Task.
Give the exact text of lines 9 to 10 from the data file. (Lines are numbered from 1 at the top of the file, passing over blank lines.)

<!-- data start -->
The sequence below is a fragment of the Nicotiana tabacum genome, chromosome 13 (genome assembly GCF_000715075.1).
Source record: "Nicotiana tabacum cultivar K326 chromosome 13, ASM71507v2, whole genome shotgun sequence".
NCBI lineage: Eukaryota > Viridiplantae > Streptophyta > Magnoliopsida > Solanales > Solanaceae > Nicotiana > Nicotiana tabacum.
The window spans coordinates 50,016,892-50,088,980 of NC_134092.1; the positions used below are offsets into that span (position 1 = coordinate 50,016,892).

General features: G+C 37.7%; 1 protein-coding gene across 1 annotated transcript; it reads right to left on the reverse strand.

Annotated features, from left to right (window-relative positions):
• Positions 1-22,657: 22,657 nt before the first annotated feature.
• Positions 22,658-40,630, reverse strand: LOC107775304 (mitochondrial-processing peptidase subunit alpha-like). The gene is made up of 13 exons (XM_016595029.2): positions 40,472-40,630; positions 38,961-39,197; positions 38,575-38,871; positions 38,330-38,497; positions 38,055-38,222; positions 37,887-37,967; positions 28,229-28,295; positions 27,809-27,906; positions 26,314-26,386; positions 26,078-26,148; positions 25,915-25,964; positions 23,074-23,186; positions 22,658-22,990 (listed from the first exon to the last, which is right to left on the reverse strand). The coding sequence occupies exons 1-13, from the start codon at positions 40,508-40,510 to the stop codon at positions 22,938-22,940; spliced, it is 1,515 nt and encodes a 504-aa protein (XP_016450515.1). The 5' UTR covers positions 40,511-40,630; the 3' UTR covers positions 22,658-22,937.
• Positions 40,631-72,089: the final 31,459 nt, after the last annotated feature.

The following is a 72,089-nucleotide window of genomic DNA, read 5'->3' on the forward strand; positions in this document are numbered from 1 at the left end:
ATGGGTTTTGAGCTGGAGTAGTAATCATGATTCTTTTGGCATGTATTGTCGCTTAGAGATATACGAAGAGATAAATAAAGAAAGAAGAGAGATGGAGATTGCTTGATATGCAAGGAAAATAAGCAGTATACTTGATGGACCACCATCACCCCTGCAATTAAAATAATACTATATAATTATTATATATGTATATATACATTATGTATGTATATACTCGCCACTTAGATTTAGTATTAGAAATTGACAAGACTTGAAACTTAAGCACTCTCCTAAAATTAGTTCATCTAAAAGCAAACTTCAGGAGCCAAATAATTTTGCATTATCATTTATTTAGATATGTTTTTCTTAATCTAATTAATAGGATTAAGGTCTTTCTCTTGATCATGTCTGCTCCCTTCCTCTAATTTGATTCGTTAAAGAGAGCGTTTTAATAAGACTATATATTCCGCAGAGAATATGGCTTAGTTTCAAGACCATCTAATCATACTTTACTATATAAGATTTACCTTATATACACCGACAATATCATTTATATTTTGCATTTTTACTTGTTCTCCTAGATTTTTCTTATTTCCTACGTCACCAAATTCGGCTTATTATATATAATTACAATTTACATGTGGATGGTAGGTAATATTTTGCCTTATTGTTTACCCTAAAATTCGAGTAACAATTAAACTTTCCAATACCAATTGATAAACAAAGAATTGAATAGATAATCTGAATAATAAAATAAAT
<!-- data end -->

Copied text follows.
• Positions 40,631-72,089: the final 31,459 nt, after the last annotated feature.

The following is a 72,089-nucleotide window of genomic DNA, read 5'->3' on the forward strand; positions in this document are numbered from 1 at the left end: